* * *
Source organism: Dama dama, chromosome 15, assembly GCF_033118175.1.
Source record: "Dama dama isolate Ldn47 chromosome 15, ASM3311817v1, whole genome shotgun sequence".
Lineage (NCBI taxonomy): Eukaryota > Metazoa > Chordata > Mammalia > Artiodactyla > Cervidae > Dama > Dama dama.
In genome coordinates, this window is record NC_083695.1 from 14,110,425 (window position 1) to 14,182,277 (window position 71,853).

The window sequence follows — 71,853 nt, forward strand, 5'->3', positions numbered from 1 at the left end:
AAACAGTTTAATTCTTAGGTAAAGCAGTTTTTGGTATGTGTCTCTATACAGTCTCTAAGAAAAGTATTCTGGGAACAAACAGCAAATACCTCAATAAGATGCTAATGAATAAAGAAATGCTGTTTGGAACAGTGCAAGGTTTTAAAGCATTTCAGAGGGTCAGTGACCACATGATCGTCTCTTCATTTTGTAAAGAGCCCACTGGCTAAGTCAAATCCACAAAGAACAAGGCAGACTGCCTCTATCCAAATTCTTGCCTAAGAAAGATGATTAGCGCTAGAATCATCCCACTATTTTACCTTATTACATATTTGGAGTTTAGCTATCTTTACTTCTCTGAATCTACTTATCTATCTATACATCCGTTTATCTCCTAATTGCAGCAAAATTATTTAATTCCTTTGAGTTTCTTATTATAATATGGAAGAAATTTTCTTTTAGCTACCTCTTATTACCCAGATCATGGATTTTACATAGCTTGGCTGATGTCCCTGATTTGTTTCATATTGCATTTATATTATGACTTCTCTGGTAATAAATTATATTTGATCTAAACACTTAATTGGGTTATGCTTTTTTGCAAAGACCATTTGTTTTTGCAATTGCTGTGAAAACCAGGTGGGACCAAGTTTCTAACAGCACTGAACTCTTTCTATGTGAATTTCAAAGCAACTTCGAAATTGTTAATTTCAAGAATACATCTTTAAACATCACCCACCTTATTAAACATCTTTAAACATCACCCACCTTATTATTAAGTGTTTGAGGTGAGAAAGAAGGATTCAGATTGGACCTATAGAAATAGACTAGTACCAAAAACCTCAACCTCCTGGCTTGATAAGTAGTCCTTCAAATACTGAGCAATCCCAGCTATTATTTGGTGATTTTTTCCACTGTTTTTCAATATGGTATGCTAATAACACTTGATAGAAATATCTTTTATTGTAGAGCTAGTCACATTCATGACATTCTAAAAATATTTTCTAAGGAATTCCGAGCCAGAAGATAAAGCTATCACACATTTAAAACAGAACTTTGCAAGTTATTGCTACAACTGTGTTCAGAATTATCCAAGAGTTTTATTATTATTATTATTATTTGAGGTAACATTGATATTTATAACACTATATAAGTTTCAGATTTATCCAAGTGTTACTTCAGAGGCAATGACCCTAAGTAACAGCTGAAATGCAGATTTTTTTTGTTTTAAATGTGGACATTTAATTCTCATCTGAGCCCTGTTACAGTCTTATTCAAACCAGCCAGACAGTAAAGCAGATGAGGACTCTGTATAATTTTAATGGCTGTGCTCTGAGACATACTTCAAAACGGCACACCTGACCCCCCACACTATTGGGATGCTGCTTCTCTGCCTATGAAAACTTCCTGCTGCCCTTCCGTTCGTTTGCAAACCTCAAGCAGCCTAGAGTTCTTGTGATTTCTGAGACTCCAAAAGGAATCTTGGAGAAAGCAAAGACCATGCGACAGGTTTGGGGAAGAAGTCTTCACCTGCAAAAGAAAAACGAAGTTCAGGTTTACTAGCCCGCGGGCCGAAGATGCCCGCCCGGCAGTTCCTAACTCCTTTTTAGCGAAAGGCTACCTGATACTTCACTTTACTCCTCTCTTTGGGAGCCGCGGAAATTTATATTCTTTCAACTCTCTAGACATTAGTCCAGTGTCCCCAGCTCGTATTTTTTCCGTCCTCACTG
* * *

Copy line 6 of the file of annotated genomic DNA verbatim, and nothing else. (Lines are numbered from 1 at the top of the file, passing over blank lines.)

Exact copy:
AAACAGTTTAATTCTTAGGTAAAGCAGTTTTTGGTATGTGTCTCTATACAGTCTCTAAGAAAAGTATTCTGGGAACAAACAGCAAATACCTCAATAAGATGCTAATGAATAAAGAAATGCTGTTTGGAACAGTGCAAGGTTTTAAAGCATTTCAGAGGGTCAGTGACCACATGATCGTCTCTTCATTTTGTAAAGAGCCCACTGGCTAAGTCAAATCCACAAAGAACAAGGCAGACTGCCTCTATCCAAATTCTTGCCTAAGAAAGATGATTAGCGCTAGAATCATCCCACTATTTTACCTTATTACATATTTGGAGTTTAGCTATCTTTACTTCTCTGAATCTACTTATCTATCTATACATCCGTTTATCTCCTAATTGCAGCAAAATTATTTAATTCCTTTGAGTTTCTTATTATAATATGGAAGAAATTTTCTTTTAGCTACCTCTTATTACCCAGATCATGGATTTTACATAGCTTGGCTGATGTCCCTGATTTGTTTCATATTGCATTTATATTATGACTTCTCTGGTAATAAATTATATTTGATCTAAACACTTAATTGGGTTATGCTTTTTTGCAAAGACCATTTGTTTTTGCAATTGCTGTGAAAACCAGGTGGGACCAAGTTTCTAACAGCACTGAACTCTTTCTATGTGAATTTCAAAGCAACTTCGAAATTGTTAATTTCAAGAATACATCTTTAAACATCACCCACCTTATTAAACATCTTTAAACATCACCCACCTTATTATTAAGTGTTTGAGGTGAGAAAGAAGGATTCAGATTGGACCTATAGAAATAGACTAGTACCAAAAACCTCAACCTCCTGGCTTGATAAGTAGTCCTTCAAATACTGAGCAATCCCAGCTATTATTTGGTGATTTTTTCCACTGTTTTTCAATATGGTATGCTAATAACACTTGATAGAAATATCTTTTATTGTAGAGCTAGTCACATTCATGACATTCTAAAAATATTTTCTAAGGAATTCCGAGCCAGAAGATAAAGCTATCACACATTTAAAACAGAACTTTGCAAGTTATTGCTACAACTGTGTTCAGAATTATCCAAGAGTTTTATTATTATTATTATTATTTGAGGTAACATTGATATTTATAACACTATATAAGTTTCAGATTTATCCAAGTGTTACTTCAGAGGCAATGACCCTAAGTAACAGCTGAAATGCAGATTTTTTTTGTTTTAAATGTGGACATTTAATTCTCATCTGAGCCCTGTTACAGTCTTATTCAAACCAGCCAGACAGTAAAGCAGATGAGGACTCTGTATAATTTTAATGGCTGTGCTCTGAGACATACTTCAAAACGGCACACCTGACCCCCCACACTATTGGGATGCTGCTTCTCTGCCTATGAAAACTTCCTGCTGCCCTTCCGTTCGTTTGCAAACCTCAAGCAGCCTAGAGTTCTTGTGATTTCTGAGACTCCAAAAGGAATCTTGGAGAAAGCAAAGACCATGCGACAGGTTTGGGGAAGAAGTCTTCACCTGCAAAAGAAAAACGAAGTTCAGGTTTACTAGCCCGCGGGCCGAAGATGCCCGCCCGGCAGTTCCTAACTCCTTTTTAGCGAAAGGCTACCTGATACTTCACTTTACTCCTCTCTTTGGGAGCCGCGGAAATTTATATTCTTTCAACTCTCTAGACATTAGTCCAGTGTCCCCAGCTCGTATTTTTTCCGTCCTCACTG